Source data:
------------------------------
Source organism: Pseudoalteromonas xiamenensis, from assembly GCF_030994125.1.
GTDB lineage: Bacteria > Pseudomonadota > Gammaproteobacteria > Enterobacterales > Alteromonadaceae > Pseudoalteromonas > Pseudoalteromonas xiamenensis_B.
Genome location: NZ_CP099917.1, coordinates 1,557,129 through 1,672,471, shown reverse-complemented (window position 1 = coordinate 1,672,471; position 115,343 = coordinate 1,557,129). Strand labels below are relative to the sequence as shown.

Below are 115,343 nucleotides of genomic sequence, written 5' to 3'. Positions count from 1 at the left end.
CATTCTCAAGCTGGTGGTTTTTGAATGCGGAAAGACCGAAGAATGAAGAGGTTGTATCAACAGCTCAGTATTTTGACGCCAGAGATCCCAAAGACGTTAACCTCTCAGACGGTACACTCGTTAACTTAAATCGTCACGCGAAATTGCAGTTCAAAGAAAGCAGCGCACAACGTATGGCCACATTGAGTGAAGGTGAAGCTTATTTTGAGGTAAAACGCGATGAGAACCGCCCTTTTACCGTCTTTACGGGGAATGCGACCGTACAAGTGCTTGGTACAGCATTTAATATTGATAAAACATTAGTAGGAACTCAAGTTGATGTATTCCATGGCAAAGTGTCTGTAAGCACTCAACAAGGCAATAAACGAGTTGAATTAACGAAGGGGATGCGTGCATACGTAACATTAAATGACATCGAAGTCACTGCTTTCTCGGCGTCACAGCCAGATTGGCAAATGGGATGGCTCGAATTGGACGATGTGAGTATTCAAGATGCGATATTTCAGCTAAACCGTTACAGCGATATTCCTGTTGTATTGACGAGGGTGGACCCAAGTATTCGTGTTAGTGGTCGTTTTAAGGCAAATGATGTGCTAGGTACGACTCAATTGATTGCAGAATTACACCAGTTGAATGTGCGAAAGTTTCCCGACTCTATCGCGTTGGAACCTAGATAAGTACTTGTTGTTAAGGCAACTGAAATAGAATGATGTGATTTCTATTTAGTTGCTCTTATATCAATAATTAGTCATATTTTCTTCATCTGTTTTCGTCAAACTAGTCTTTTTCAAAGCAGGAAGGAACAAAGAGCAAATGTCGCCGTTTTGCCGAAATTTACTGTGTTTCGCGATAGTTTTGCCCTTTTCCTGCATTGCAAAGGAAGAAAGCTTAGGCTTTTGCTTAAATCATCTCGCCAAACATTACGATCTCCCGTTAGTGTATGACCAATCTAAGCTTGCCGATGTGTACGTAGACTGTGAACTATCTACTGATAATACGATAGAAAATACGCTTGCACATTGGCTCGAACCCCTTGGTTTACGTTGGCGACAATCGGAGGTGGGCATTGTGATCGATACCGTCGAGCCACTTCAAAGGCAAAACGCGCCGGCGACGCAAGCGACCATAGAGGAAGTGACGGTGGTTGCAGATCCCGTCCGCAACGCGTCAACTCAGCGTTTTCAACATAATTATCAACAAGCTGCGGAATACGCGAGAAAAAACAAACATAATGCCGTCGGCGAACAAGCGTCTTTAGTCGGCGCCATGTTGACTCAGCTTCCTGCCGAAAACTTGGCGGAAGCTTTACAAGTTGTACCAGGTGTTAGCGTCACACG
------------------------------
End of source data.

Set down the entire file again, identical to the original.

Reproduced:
Source organism: Pseudoalteromonas xiamenensis, from assembly GCF_030994125.1.
GTDB lineage: Bacteria > Pseudomonadota > Gammaproteobacteria > Enterobacterales > Alteromonadaceae > Pseudoalteromonas > Pseudoalteromonas xiamenensis_B.
Genome location: NZ_CP099917.1, coordinates 1,557,129 through 1,672,471, shown reverse-complemented (window position 1 = coordinate 1,672,471; position 115,343 = coordinate 1,557,129). Strand labels below are relative to the sequence as shown.

Below are 115,343 nucleotides of genomic sequence, written 5' to 3'. Positions count from 1 at the left end.
CATTCTCAAGCTGGTGGTTTTTGAATGCGGAAAGACCGAAGAATGAAGAGGTTGTATCAACAGCTCAGTATTTTGACGCCAGAGATCCCAAAGACGTTAACCTCTCAGACGGTACACTCGTTAACTTAAATCGTCACGCGAAATTGCAGTTCAAAGAAAGCAGCGCACAACGTATGGCCACATTGAGTGAAGGTGAAGCTTATTTTGAGGTAAAACGCGATGAGAACCGCCCTTTTACCGTCTTTACGGGGAATGCGACCGTACAAGTGCTTGGTACAGCATTTAATATTGATAAAACATTAGTAGGAACTCAAGTTGATGTATTCCATGGCAAAGTGTCTGTAAGCACTCAACAAGGCAATAAACGAGTTGAATTAACGAAGGGGATGCGTGCATACGTAACATTAAATGACATCGAAGTCACTGCTTTCTCGGCGTCACAGCCAGATTGGCAAATGGGATGGCTCGAATTGGACGATGTGAGTATTCAAGATGCGATATTTCAGCTAAACCGTTACAGCGATATTCCTGTTGTATTGACGAGGGTGGACCCAAGTATTCGTGTTAGTGGTCGTTTTAAGGCAAATGATGTGCTAGGTACGACTCAATTGATTGCAGAATTACACCAGTTGAATGTGCGAAAGTTTCCCGACTCTATCGCGTTGGAACCTAGATAAGTACTTGTTGTTAAGGCAACTGAAATAGAATGATGTGATTTCTATTTAGTTGCTCTTATATCAATAATTAGTCATATTTTCTTCATCTGTTTTCGTCAAACTAGTCTTTTTCAAAGCAGGAAGGAACAAAGAGCAAATGTCGCCGTTTTGCCGAAATTTACTGTGTTTCGCGATAGTTTTGCCCTTTTCCTGCATTGCAAAGGAAGAAAGCTTAGGCTTTTGCTTAAATCATCTCGCCAAACATTACGATCTCCCGTTAGTGTATGACCAATCTAAGCTTGCCGATGTGTACGTAGACTGTGAACTATCTACTGATAATACGATAGAAAATACGCTTGCACATTGGCTCGAACCCCTTGGTTTACGTTGGCGACAATCGGAGGTGGGCATTGTGATCGATACCGTCGAGCCACTTCAAAGGCAAAACGCGCCGGCGACGCAAGCGACCATAGAGGAAGTGACGGTGGTTGCAGATCCCGTCCGCAACGCGTCAACTCAGCGTTTTCAACATAATTATCAACAAGCTGCGGAATACGCGAGAAAAAACAAACATAATGCCGTCGGCGAACAAGCGTCTTTAGTCGGCGCCATGTTGACTCAGCTTCCTGCCGAAAACTTGGCGGAAGCTTTACAAGTTGTACCAGGTGTTAGCGTCACACG